Why not 我姓叫李?

  • 3
    Not a Chinese answer, but you actually get the same idea in English. “I am called John”, “My surname is Smith”. Not, “My surname is called Smith”.
    – dROOOze
    Mar 4, 2020 at 13:20

1 Answer 1


From my answer to this question: Why is there such a difference between "first name" and "last name"?

"你姓什么?" - the noun '姓' here is acting like a verb (is family-named)


We only use 名字 as a noun, therefore we need a verb '是'(is) or '叫'(called) when asking what is someone's name. e.g. "你的名字是什么" or "你的名字叫什么"

When you say "我姓李", the word "姓" is acting like a verb

"我[姓]李" = "I [am family-named] Lee"

When you say 我名字叫李小龍, 名字 cannot only be treated as a noun, not a verb, therefore you need to add a verb '是'(is) or '叫'(called)

From another related post: What happens when you use the individual characters in 姓氏 and 名字?*

For example:

曹操 Cao Cao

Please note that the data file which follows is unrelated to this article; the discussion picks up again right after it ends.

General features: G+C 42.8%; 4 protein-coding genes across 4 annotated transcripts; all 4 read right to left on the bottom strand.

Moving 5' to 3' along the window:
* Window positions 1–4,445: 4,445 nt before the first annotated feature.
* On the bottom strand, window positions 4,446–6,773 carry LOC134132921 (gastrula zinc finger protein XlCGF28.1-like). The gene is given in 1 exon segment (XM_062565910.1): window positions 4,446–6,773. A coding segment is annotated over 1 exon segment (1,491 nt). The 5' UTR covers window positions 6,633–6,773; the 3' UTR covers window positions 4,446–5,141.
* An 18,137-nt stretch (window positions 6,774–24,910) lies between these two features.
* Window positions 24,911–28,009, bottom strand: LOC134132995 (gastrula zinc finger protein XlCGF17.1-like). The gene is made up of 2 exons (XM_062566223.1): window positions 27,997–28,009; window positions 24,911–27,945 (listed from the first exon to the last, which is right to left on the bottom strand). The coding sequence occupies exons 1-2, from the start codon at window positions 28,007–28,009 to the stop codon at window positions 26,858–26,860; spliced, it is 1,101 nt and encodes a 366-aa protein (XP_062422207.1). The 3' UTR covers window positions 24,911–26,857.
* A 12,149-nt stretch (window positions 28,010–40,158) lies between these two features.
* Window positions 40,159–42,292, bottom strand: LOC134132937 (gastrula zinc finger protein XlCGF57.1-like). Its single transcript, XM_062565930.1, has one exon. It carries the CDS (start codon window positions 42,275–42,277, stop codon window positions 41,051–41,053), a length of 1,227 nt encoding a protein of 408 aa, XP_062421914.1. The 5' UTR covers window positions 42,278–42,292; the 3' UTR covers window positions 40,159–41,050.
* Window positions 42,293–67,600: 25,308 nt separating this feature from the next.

姓:曹 (is last-named: Cao)

名:操 (is first-named:Cao)

字:孟德 (is courtesy-named: Meng Deo)

When you use just 名 instead of 名字 , you can omit "叫" and treat "名" like a verb, and say "我姓曹名操" instead of "我姓曹, 名字叫操"

The reason for omitting "叫" is: "名" (is first-named) already acting as a verb, the verb "叫" (is called) is redundant

  • If you wish to formally introduce yourself, it's -- 我名字和姓氏是。。。。。(姓氏 means family / clan name) Mar 5, 2020 at 3:37
  • So, can I say 我名操?
    – IC_
    Mar 5, 2020 at 15:06
  • No, 姓曹名操 have to be together.
    – Tang Ho
    Mar 5, 2020 at 19:58

Your Answer

By clicking “Post Your Answer”, you agree to our terms of service and acknowledge you have read our privacy policy.

Not the answer you're looking for? Browse other questions tagged or ask your own question.